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John of Salisbury on Science and Knowledge

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Chapter Summary

Knowledge is by nature uncertain. This is something that John of Salisbury strongly believes, and it has profound consequences for his general views on science and knowledge. John considers himself an Academic skeptic and as such certain knowledge is unobtainable, except by the intervention by God. The Metalogicon is particularly concerned with adopting Aristotle's theories, most of which seem to be considered by Aristotle as well as by John the foundation of science, knowledge and education. But Aristotle himself was not a skeptic, so John faced a difficult task, to combine his skepticism with an Aristotelian theory of science and knowledge. Whereas the Augustinian and Boethian views would be natural for John's contemporaries, such a conception of knowledge and wisdom, a conception that is found scattered particularly throughout Books 1 and 4 of the Metalogicon, might seem difficult to combine with John's skeptical and Aristotelian dialectical views.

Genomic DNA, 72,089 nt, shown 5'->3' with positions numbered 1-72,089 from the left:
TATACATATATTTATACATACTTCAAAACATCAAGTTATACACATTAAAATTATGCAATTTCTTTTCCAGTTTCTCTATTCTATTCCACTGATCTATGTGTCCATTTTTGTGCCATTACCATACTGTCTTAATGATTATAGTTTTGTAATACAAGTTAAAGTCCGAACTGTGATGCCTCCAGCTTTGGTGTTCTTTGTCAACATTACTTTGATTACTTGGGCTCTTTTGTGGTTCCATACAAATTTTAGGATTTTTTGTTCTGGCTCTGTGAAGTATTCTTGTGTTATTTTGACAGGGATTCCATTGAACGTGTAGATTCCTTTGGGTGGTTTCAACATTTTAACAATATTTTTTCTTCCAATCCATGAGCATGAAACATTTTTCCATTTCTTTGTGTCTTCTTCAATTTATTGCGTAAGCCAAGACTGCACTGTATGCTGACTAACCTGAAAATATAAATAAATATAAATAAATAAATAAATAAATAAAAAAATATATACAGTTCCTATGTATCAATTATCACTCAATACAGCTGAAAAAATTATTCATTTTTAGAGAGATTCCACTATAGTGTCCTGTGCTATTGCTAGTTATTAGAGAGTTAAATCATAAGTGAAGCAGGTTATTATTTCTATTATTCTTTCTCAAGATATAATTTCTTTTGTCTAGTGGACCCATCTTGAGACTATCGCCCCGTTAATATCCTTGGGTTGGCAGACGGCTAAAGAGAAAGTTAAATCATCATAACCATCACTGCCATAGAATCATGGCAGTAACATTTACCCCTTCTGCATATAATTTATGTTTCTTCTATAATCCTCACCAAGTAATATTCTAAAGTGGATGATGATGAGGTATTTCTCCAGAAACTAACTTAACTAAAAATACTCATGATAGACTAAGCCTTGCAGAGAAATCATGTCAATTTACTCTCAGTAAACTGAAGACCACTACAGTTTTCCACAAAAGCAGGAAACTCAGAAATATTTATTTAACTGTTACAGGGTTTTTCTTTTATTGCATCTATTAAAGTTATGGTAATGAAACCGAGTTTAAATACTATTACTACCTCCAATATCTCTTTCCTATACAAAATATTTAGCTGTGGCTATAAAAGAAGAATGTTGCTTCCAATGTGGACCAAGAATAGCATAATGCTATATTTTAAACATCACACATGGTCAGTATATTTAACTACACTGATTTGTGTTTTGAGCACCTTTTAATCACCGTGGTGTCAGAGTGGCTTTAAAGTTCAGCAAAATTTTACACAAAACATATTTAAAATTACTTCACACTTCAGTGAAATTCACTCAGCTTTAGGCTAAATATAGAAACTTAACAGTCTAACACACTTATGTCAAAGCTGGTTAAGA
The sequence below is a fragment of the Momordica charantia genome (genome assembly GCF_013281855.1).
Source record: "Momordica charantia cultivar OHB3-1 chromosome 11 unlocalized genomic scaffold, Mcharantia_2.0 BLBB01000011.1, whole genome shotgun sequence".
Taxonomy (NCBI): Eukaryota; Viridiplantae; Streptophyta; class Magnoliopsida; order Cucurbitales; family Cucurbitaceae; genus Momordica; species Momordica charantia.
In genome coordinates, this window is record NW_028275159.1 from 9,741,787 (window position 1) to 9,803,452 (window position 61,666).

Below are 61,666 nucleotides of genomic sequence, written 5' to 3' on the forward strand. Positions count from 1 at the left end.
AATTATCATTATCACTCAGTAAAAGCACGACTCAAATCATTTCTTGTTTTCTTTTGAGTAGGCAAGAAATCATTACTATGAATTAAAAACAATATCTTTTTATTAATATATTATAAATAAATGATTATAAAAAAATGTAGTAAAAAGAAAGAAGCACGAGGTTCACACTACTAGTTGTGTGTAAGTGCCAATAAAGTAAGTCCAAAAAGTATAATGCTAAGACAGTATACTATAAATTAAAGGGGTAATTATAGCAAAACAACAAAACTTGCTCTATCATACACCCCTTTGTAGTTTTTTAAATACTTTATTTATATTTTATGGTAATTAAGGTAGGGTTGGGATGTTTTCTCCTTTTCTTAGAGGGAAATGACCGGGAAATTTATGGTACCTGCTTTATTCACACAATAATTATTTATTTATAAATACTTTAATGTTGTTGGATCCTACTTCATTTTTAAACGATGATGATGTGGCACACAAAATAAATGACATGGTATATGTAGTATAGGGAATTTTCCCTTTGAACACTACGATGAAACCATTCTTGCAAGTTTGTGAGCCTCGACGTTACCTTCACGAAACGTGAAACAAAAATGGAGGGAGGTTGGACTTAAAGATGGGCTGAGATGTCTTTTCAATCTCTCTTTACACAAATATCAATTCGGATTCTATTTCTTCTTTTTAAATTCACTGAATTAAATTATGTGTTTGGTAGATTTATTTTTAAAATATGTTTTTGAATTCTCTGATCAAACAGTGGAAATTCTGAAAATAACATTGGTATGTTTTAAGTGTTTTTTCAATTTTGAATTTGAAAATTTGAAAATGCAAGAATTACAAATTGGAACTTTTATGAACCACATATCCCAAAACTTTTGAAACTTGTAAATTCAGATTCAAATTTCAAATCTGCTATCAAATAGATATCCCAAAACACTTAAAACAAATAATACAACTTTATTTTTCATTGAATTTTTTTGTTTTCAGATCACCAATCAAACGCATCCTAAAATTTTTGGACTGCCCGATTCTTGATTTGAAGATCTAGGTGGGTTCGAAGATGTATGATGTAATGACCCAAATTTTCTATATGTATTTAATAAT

Keywords: Aristotelian theory; Augustinian; Boethian; John of Salisbury; knowledge; Metalogicon; science; skepticism



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